Northern Ireland

RIR homecoming parade approved by Belfast City Council

Image caption The two regiments are currently serving in Afghanistan

The Army has yet to confirm if it will hold a homecoming parade in Belfast for Irish regiments returning from Afghanistan.

Belfast City Council voted to approve a parade for the Royal Irish Regiment and the Irish Guards on Monday night.

The motion was backed by the DUP, UUP and Alliance parties, but opposed by the SDLP and Sinn Fein. The final vote was 26 to 20.

There were protests at a previous parade in 2008.

The Army said a number of events were being planned in connection with the soldiers' return and details would be announced in due course.

Sinn Fein councillor Gerard O'Neill said the parade would be "divisive".

"For many people there remains an issue concerning the British army's involvement in the north of this country," he added.

DUP councillor Christopher Stalford said the modern army was for everyone.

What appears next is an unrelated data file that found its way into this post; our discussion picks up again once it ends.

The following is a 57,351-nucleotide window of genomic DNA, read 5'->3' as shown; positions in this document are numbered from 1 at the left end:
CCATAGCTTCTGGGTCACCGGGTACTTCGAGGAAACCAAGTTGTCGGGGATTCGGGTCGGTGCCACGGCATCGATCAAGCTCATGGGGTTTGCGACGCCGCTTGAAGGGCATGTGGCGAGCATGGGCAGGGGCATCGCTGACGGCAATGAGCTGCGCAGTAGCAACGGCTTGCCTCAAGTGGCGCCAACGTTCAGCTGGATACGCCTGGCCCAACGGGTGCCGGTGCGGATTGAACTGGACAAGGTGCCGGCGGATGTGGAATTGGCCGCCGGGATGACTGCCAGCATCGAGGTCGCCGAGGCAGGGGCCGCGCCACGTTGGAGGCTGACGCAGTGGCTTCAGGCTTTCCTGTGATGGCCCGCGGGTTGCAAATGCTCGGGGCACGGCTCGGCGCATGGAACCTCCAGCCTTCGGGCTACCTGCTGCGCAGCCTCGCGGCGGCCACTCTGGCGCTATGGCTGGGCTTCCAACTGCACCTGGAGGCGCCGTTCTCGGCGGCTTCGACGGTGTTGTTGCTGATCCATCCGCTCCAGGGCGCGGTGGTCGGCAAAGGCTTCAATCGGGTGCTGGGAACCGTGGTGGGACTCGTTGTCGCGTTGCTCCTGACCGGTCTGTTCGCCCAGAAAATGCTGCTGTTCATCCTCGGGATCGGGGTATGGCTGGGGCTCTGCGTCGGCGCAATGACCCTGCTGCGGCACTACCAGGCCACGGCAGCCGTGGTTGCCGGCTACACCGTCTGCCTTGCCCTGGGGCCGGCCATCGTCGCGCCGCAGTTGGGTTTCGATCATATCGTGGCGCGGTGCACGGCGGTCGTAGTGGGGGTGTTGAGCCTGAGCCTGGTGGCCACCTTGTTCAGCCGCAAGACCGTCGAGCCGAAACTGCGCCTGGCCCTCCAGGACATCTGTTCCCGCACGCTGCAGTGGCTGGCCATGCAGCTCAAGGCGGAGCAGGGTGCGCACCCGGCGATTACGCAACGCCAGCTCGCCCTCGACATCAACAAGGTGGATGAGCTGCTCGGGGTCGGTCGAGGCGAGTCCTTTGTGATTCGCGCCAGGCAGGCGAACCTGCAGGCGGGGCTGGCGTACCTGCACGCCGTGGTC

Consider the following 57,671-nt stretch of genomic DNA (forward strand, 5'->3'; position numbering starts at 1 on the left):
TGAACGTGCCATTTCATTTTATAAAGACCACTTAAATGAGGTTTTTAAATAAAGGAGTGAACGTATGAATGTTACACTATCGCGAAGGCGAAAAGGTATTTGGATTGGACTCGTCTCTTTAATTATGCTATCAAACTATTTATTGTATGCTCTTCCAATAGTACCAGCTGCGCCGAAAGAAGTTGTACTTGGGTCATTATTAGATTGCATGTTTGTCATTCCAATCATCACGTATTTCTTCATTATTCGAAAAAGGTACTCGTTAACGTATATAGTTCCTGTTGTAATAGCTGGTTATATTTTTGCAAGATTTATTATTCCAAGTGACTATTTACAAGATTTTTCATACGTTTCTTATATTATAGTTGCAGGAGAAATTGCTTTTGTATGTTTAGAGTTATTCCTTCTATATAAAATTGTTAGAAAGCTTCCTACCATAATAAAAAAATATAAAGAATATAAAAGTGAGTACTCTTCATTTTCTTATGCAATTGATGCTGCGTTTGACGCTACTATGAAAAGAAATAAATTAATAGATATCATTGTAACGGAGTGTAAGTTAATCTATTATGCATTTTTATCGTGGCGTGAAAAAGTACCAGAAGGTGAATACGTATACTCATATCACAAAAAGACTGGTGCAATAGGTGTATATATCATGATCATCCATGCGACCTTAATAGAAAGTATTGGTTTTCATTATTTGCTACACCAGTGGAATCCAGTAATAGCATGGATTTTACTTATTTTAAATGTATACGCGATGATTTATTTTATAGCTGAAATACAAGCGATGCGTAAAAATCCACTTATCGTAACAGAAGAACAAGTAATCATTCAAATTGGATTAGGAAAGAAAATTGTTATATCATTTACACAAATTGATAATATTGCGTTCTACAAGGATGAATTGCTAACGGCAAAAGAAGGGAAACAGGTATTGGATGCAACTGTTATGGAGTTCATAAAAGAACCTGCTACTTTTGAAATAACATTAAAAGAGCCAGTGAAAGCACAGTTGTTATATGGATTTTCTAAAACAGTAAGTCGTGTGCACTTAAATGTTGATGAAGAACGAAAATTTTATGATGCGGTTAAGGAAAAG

"There are many people from a nationalist background whose families have an army connection going back to the second and first world wars," he said.

SDLP councillor Niall Kelly said the parade would pass through Belfast city centre "which is a shared space and that's not something we're willing to get into."

The UUP's Philip Robinson said the parade would offer the opportunity for people to welcome the soldiers home "and to show that the community appreciates the privations they suffered and hardships they endured".

Alliance Party councillor Mervyn Jones said he was not sure the Army wanted to hold a parade, and his party had considered tabling some alternatives such as a church commemoration.